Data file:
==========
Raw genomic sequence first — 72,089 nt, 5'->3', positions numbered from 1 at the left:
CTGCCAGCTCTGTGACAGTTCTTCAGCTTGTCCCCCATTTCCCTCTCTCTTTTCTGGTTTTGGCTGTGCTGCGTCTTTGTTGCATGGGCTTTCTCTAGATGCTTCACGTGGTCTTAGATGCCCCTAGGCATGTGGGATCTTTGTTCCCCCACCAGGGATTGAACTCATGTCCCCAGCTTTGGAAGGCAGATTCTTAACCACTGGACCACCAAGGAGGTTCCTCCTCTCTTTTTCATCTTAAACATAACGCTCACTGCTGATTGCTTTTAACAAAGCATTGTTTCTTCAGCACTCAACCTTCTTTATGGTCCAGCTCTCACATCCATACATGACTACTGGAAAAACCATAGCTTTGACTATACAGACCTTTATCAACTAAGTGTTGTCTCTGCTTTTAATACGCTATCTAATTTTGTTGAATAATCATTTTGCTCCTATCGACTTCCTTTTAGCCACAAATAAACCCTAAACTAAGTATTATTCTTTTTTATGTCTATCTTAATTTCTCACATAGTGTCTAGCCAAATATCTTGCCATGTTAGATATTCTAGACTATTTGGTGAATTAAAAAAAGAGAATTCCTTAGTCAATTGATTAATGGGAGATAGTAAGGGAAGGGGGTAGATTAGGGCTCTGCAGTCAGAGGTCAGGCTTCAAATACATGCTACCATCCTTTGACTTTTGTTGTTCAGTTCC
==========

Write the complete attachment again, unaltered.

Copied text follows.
Raw genomic sequence first — 72,089 nt, 5'->3', positions numbered from 1 at the left:
CTGCCAGCTCTGTGACAGTTCTTCAGCTTGTCCCCCATTTCCCTCTCTCTTTTCTGGTTTTGGCTGTGCTGCGTCTTTGTTGCATGGGCTTTCTCTAGATGCTTCACGTGGTCTTAGATGCCCCTAGGCATGTGGGATCTTTGTTCCCCCACCAGGGATTGAACTCATGTCCCCAGCTTTGGAAGGCAGATTCTTAACCACTGGACCACCAAGGAGGTTCCTCCTCTCTTTTTCATCTTAAACATAACGCTCACTGCTGATTGCTTTTAACAAAGCATTGTTTCTTCAGCACTCAACCTTCTTTATGGTCCAGCTCTCACATCCATACATGACTACTGGAAAAACCATAGCTTTGACTATACAGACCTTTATCAACTAAGTGTTGTCTCTGCTTTTAATACGCTATCTAATTTTGTTGAATAATCATTTTGCTCCTATCGACTTCCTTTTAGCCACAAATAAACCCTAAACTAAGTATTATTCTTTTTTATGTCTATCTTAATTTCTCACATAGTGTCTAGCCAAATATCTTGCCATGTTAGATATTCTAGACTATTTGGTGAATTAAAAAAAGAGAATTCCTTAGTCAATTGATTAATGGGAGATAGTAAGGGAAGGGGGTAGATTAGGGCTCTGCAGTCAGAGGTCAGGCTTCAAATACATGCTACCATCCTTTGACTTTTGTTGTTCAGTTCC